I began asking for letters of recommendation in early July to make sure that it wasn’t last minute. This way, I was able to give each person a heads up and a few months to write the letter. Many people have never asked someone for a letter of recommendation, or may not know who to ask. So, this is what I did:
1. I thought about the people I’ve worked with; particularly in the last few years, while I’ve been in high school. I paid attention to the people who might have noted my work ethic while in class, or my strengths in areas such as writing, communicating with peers, etc.
2. I wrote down a list of the potential people I would ask. Volunteer coordinators that knew my personality well, my supervisors at work, and teachers that taught a class in which I felt I excelled in, or was able to demonstrate my ability to succeed in college. For example: In May, I took an 11-day, 4 credit, college class at the University of Minnesota. Many people struggled with this. Who wouldn’t? It’s a semesters worth of work in 11 days! To top that off, I still had high school classes and work during this time! I ended the course with an A, and although I didn’t know the professor for that long, I knew he would be able to comment on my determination and hard work. Think about anybody you have been able to work closely with. Even your baseball coach or guitar instructor! It doesn’t always have to be somebody that you worked with in a strict academic setting; colleges want to know what other activities you participated in during high school, and they want to know about your personality.
3. I began e-mailing each individual person. I asked them if they would be willing to write me a letter for my college application process. I told them when I would need it by, and commented on our professional relationship and why I felt they could contribute. Each person replied very quickly, and they were all happy to write a letter on my behalf. If you decide to ask someone you see on a regular basis, you could definitely just talk to them in person, or give them a phone call. Personally I like e-mailing, just because you can tell them exactly what you want in the letter and when you need it by all in writing.
4. As each person finished, they e-mailed back telling me when I could pick it up. I made sure to make it as easy as possible for them, so that all they would have to do is have it all ready to go, and I could just come by and pick it up wherever they needed.
5. After collecting each letter of recommendation, I sent a handwritten thank you card either in the mail, or else I dropped it off in their office if they were located close by. It’s the least you can do for someone who just took the time to write about you!
It’s as simple as that! If you want your to mention something specific, or focus on particular traits, be sure to tell them! If you remember one piece of advice from this… ASK EARLY! You really don’t want to wait until the last minute for this. Especially if you’re asking a teacher, or somebody who probably already got asked twenty times! It’s not a lot of work on your part: you just need to send an e-mail, phone call, or talk to them in person. They should take care of the rest. Good luck!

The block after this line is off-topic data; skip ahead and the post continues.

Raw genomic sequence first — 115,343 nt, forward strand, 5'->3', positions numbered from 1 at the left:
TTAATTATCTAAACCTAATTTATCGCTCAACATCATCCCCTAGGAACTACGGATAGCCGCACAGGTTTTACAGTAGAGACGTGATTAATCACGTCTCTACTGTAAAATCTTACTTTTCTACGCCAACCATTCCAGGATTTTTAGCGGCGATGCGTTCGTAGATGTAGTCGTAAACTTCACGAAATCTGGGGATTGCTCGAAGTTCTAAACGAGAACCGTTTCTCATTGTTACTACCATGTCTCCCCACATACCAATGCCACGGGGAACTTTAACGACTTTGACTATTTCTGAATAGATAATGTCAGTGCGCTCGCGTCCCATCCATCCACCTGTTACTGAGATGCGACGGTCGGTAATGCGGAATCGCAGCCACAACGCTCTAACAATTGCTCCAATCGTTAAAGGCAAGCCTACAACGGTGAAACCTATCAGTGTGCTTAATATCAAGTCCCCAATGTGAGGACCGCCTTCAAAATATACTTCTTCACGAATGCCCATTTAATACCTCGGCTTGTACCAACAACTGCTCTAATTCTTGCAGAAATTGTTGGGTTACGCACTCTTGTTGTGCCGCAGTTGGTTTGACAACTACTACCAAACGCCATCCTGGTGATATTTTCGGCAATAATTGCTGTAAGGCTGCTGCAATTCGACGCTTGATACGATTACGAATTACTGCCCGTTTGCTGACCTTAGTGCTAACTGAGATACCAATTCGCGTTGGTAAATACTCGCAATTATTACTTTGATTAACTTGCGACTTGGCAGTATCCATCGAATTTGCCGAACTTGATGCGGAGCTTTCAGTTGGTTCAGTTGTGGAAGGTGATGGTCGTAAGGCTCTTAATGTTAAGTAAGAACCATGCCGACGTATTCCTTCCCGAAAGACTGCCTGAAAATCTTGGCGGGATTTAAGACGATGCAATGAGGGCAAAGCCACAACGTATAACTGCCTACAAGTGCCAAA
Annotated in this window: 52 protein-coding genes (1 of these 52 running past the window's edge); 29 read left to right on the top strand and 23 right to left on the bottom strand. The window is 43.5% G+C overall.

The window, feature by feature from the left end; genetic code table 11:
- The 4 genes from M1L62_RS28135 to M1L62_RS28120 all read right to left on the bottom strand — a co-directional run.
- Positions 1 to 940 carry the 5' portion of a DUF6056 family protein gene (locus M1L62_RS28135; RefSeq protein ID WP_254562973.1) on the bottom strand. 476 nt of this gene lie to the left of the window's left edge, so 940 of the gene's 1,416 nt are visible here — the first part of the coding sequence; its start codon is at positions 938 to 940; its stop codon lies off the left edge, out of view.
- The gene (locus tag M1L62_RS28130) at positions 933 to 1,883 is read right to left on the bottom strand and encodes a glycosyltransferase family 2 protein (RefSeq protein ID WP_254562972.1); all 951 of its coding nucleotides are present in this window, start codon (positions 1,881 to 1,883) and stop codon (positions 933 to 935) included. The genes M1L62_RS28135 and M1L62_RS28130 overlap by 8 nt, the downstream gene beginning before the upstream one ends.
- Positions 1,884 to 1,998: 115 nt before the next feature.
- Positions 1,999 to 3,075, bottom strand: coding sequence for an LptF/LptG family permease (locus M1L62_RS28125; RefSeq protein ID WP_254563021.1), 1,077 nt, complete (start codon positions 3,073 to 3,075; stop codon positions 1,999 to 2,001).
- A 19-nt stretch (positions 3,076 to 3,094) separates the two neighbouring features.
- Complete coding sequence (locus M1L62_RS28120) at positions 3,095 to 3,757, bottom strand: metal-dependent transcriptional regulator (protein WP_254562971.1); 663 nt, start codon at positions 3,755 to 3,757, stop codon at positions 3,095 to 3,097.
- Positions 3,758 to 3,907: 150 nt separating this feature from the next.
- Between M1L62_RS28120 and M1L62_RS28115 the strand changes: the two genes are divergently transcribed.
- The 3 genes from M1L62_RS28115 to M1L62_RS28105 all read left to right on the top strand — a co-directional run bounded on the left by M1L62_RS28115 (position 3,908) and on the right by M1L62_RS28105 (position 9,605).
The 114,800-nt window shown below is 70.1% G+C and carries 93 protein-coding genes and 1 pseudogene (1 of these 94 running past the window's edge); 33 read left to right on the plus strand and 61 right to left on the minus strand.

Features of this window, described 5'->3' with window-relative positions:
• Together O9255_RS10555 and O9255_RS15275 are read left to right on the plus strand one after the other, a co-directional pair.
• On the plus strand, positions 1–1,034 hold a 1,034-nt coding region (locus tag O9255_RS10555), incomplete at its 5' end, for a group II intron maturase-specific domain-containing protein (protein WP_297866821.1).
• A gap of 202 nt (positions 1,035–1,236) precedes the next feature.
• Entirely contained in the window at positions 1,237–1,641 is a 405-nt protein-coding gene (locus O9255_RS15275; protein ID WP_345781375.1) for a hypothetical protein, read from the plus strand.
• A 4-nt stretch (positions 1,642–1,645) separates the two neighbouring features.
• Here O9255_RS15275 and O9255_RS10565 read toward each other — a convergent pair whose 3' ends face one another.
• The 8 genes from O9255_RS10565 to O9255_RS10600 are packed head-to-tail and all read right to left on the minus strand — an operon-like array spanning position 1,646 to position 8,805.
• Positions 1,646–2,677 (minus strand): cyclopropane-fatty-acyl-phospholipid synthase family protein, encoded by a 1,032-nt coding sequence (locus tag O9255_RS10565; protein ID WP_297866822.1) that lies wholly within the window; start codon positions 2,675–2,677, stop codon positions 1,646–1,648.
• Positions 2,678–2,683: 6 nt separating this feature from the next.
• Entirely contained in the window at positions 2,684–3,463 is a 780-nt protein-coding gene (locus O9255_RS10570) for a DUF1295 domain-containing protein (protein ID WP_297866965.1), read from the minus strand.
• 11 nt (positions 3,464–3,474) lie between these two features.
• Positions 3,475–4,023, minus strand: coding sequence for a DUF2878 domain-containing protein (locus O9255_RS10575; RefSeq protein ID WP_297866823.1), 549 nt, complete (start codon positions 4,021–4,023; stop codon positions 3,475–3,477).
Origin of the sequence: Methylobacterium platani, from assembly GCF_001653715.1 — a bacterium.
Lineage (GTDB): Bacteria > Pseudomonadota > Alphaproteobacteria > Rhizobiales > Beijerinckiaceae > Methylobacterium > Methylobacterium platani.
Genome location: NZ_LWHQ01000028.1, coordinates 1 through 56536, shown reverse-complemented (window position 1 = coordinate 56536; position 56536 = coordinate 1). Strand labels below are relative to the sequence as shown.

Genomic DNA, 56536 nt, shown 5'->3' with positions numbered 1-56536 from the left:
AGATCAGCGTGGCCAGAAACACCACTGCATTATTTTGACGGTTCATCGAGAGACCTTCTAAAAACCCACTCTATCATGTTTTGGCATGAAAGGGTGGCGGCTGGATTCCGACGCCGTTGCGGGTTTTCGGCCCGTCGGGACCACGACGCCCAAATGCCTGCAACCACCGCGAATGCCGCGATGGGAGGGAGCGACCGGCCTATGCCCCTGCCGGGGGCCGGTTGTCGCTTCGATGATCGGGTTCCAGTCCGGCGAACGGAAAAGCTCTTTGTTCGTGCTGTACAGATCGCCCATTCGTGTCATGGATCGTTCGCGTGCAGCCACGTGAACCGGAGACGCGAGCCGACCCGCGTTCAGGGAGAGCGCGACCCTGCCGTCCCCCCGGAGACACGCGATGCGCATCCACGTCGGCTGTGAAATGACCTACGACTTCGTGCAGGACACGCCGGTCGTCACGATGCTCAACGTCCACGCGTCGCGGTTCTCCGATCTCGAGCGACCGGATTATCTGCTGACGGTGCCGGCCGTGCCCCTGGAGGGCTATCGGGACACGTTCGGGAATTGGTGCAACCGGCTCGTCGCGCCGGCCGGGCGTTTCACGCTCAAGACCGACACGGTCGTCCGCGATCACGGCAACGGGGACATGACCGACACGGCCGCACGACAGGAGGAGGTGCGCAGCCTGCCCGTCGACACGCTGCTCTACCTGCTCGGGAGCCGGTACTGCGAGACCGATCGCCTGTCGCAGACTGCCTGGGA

On another topic… Scholarships! I have to admit that I haven’t applied for any yet, and I’m not sure how many I will end up applying for. Probably as many as I can find that I am eligible for… I really have nothing to lose while applying! I’ve been on the scholarship search for months and months, and haven’t had a ton of luck for my particular situation. I have spoken with my U of M adviser, and he directed me to the site: http://onestop.umn.edu/finances/financial_aid/scholarships/index.html for expert information. This page offers U of M scholarships given by the U, scholarships given by outside organizations to U of M students, and non-university scholarships that you can apply for. I suggest that you contact the college(s) of your choice to obtain possible scholarship opportunities for undergrads! Every college has financial information that you can easily look into or request more information about, as well as some sort of scholarship you can apply for pertaining to that individual college.
While many colleges do offer scholarships specifically for their institution, I have also been looking into general scholarships using online resources such as the most obvious site; http://www.scholarships.com/. During the school year, I plan on talking to my high school counselor about the available scholarships for a person like myself in my community, and for my interests. Sometimes online research can only get you so far; talking to counselors, going to college fairs, and talking to representatives of specific colleges will get you more accurate results, with scholarships that you are more likely to qualify for!
Fun Question of the Month: Who is your school mascot?
THE GOPHERS! Agh, they are so cute! How in the world did this come about? Well, I did a bit of research (Yahoo Sports). Supposedly, in 1857, Minnesota was dubbed the “Gopher State” all because of an ironic cartoon that showed nine gophers that had the heads of politicians pulling a locomotive. Later, the University of Minnesota (est. in 1851) took over this name as their official mascot. Later, the Gophers became the “Golden Gophers” when a broadcaster noted the team’s all-gold uniforms, and the name stuck due to their success with national championships and seven Big Ten titles.
Gopher Photo from: http://smallfarms.oregonstate.edu/sfn/spg07goph